Fucked Up, Heavyweight Championship at Metro Times Blowout, at the Loving Touch, May 2
"Thank you for not liking boxing," Damian Abraham cheerfully greeted the crowd as Fucked Up took the stage at the Loving Touch for the final night of 2015's Blowout festival. Abraham seemed pleased his fans passed up watching the Mayweather vs. Pacquioa bout to see the inventive Toronto punk band play a city and a venue they love, and while that widely hyped match turned out to be a major disappointment, Fucked Up delivered all the action you could hope for, with a joyously ferocious set that was smart, tight, and just as musically satisfying as it was breathlessly loud.
Abraham mentioned that his three great life obsessions are "weed, wrestling, and wecords," and in between songs he talked about all three, displaying a scruffy charm and unpretentious intelligence that belies his turn-on-a-dime transformation into a massive, ranting cannonball once his bandmates leapt into action. Part of the beauty of seeing Fucked Up live is discovering that such a ferocious wave of sound comes from a band that, once you get past the sight of their frantic and hirsute frontman, could easily pass for a handful of well-mannered grad students – heck, with her sensible skirt and oversized sweater, bassist Sandy Miranda resembled a third-grade teacher who suddenly found a new life calling challenging the state as she held down the bottom end with drummer Jonah Falco.
And just as Fucked Up don't look like a standard-issue punk band, they sure don't sound like one – Mike Haliechuk, Josh Zucker, and Ben Cook's layers of guitar lay out a gloriously unrelenting hail of downstroke, but with a subtle intricacy that allows an intelligent interplay to shine though the barrage, and when they stretched out as Abraham barreled into the audience, they suggested a freakish but impressive hardcore reworking of the Feelies, playing extended jams that were minimal but brimming with ideas and energy. Fucked Up are six people who love punk but don’t feel the need to be constrained by its accepted templates, and on a warm Saturday evening they delivered a show that swung from impassioned social and political broadsides to sincere homages to wrestling legend the Sheik and the stagecraft of Boom and the Legion of Doom. When have Mayweather or Pacquioa done half that much for us?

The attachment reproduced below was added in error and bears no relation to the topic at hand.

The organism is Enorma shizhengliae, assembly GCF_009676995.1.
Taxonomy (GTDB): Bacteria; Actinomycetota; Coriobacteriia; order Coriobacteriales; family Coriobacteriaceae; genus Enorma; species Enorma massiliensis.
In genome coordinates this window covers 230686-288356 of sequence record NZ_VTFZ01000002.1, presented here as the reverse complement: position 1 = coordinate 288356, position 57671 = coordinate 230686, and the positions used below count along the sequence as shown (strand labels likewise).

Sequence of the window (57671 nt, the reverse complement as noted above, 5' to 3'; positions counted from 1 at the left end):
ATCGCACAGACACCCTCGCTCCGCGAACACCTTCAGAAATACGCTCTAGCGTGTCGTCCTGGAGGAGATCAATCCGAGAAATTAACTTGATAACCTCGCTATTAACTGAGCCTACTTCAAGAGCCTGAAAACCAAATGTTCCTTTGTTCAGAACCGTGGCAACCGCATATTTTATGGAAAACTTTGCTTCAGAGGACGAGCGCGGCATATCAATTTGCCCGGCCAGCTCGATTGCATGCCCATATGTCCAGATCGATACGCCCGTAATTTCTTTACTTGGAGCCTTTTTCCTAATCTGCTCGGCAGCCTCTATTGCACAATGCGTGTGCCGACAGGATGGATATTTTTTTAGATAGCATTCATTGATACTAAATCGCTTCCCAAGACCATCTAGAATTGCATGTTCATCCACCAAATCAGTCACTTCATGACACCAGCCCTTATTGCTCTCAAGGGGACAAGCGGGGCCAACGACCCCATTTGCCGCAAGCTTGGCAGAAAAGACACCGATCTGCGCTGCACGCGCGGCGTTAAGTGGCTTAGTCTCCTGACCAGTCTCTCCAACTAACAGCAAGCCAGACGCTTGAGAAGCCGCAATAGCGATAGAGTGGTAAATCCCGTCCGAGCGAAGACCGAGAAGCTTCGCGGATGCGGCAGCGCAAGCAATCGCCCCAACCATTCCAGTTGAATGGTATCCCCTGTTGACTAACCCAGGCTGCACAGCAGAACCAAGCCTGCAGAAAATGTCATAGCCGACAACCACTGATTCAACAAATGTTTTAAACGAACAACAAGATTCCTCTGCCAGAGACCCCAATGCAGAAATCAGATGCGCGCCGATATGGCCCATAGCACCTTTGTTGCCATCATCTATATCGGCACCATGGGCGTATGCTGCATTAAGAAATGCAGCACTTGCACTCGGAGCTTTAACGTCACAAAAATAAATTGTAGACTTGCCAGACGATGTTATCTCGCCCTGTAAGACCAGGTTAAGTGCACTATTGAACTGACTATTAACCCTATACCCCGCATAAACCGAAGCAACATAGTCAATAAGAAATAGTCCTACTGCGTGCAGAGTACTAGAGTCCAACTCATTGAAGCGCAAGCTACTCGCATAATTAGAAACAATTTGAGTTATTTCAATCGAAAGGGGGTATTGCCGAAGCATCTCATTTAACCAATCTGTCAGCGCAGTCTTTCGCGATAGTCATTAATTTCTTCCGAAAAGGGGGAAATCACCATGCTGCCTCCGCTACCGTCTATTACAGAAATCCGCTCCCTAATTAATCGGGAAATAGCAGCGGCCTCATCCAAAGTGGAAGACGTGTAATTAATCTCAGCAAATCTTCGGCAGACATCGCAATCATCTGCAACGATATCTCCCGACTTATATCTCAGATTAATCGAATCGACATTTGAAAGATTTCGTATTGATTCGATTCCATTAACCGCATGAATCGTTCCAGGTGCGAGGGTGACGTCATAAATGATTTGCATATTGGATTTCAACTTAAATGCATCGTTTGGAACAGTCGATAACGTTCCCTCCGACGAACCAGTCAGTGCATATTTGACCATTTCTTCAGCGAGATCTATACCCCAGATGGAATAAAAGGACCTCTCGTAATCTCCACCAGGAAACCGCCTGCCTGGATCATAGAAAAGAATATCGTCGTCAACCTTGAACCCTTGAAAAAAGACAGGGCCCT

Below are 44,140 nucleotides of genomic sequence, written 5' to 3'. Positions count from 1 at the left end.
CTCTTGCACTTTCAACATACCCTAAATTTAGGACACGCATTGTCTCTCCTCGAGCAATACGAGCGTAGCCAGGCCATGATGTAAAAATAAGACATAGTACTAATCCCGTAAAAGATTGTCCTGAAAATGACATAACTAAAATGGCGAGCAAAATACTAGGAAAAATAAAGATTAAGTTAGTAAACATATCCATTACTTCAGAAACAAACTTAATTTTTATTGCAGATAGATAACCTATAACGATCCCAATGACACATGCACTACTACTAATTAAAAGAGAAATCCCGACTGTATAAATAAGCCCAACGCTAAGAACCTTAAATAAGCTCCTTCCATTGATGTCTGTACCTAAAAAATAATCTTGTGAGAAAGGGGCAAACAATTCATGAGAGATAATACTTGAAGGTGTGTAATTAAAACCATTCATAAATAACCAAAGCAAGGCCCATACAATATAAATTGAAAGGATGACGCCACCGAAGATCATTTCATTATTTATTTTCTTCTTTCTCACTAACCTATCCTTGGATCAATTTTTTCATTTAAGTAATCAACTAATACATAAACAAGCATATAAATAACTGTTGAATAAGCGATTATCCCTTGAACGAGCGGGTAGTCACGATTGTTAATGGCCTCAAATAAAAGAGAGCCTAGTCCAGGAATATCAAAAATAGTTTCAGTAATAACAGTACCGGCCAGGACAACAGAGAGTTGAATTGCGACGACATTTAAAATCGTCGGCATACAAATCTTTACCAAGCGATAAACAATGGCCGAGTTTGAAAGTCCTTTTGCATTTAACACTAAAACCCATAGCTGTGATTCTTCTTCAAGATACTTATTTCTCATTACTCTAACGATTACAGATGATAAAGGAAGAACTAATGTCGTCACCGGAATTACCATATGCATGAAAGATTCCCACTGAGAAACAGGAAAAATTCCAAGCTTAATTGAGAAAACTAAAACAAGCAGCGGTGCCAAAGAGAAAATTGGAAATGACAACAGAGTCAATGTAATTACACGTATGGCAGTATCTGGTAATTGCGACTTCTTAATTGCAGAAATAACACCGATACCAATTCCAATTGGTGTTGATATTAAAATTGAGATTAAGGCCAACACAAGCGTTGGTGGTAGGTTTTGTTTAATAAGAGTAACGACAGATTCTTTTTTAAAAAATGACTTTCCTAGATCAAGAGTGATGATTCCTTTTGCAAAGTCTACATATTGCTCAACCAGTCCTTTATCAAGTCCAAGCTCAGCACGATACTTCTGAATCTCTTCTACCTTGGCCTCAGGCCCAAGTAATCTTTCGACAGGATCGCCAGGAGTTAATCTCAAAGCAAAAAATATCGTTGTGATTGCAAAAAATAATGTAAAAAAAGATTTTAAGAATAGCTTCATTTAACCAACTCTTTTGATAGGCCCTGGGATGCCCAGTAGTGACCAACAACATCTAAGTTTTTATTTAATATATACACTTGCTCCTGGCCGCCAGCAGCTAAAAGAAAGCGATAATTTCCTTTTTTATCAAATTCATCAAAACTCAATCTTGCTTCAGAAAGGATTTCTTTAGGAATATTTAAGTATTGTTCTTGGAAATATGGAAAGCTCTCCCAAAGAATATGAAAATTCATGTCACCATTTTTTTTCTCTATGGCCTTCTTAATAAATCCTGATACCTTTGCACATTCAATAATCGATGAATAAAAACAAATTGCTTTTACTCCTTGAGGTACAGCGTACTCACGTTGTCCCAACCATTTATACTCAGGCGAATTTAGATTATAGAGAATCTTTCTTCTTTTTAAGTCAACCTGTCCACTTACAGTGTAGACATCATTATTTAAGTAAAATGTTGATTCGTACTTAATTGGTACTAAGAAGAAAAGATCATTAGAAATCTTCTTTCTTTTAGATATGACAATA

Opening the show was Fake Surfers, featuring Adam and Jake from Growwing Pains, and while they suffered the usual fate of the opening act – there were hardly a dozen people on hand when they kicked off their set, which lasted a mere fifteen minutes – they were lively and entertaining throughout, plowing through a set of sloppy but effective punk readymades with a greasy garage undertow that delivered just the right formula of sneering cool. Besides, Jake's drumming would have improved at least 70% of the hardcore bands I saw in the 1980s. And Lizerrd were the perfect band to take the middle slot; the band's burly variation on math rock was impressive enough, as guitarists Joshua Tafelski and James North carefully beat their songs into submission, but lead singer Anthony Gentile is a genius frontman, a remarkable fusion of Iggy, David Yow, and a less campy Jack Black who can generate big laughs when he isn't tossing himself into the audience and causing casual observers to question his stability. Gentile is that rare performer who can begin his set by declaring, "I LOVE the sound of my own voice," and 30 minutes later have you thinking that he very well ought to love hearing himself do what he does.